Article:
Tuesday, 21 December 2010

Scrooge The Bus Driver And The Debt Collecting

I felt like Scrooge.

I had to ask someone for money. A customer asked earlier in the day if they could pay later. That was fine, until on the last bus there was no money forthcoming. I had to go and chase the person up the street. After a scowl and some muttered curses of dubious festive cheer, I got the fare.

At first I felt guilty. As if I had ruined someone's Christmas. As time went on I hardened and felt no pity whatsoever. Why should anyone go without paying when everyone else did?

I've been debt collecting in a past life. Several times. Plodding up the stairs to a flat at the top of a tower block in South London, when the lift was out of order was not fun. Standing at someone's gate waiting for some money and hearing the jangling of coins as various family members searched their purses to come up with some offering, was not fun either. Sitting next to the Credit Controller of a company I used to work for was educational, but not fun. He was talking to a debtor in his hospital bed on his way to theatre for an operation. The Credit Controller had managed to secure the debt somewhere between the pre med and the general anaesthetic.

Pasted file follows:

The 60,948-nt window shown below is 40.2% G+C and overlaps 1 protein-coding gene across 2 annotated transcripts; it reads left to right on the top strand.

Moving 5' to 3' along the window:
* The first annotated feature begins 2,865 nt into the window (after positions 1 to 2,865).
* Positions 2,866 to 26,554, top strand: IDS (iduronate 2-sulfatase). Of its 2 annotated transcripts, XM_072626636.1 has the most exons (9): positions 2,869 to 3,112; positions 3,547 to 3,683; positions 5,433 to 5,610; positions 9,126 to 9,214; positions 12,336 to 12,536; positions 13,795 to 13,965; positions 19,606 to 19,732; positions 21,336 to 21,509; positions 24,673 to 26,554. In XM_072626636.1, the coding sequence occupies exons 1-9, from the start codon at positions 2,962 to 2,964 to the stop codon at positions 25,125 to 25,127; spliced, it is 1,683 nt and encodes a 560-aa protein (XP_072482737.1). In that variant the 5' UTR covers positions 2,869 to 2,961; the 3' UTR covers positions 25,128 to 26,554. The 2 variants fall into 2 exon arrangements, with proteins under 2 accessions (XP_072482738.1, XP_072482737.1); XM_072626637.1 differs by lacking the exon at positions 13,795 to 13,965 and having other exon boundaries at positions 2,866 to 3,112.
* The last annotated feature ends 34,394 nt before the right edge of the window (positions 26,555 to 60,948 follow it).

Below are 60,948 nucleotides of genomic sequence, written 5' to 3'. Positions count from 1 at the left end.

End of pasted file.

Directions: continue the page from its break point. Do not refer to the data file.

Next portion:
The only one who used to enjoy debt collecting was a friend who came up with a sysytem where two people went collecting; a tall one and a small one, preferably a girl. The tall person knocked at the front door and when the debtor answered he would say nothing but point over to the little person who was standing by the car ripping telephone directories in half. What the debtor never realised was that the middle pages had been cut with scissors, meaning that any old fool could have torn them.

It is difficult to carry telephone directories on the bus. They would inevitably fall down from the roof racks and there would be multiple claims from the passengers for head injuries.

I think I shall continue to be like Scrooge.


  1. Delightful image of a little girl tearing-up telephone directories!
    But, seriously, why should you feel bad about asking people for the fare? People know they have to pay to travel, and should not impose on your good nature.

  2. You are quite right, Stuart. However when you do come across someone who you feel, rightly or wrongly may be struggling or have an inability to pay, I find it a momentary 'crise de conscience'. It is momentary and I never lose any sleep.

    Another debt collecting technique used to be, when the person answered the doorbell, you would walk straight past and sit down in the nearest armchair, refusing to move until payment was received. Surprisingly this used to work and it must have been due to the sensitivity of people's personal space being invaded.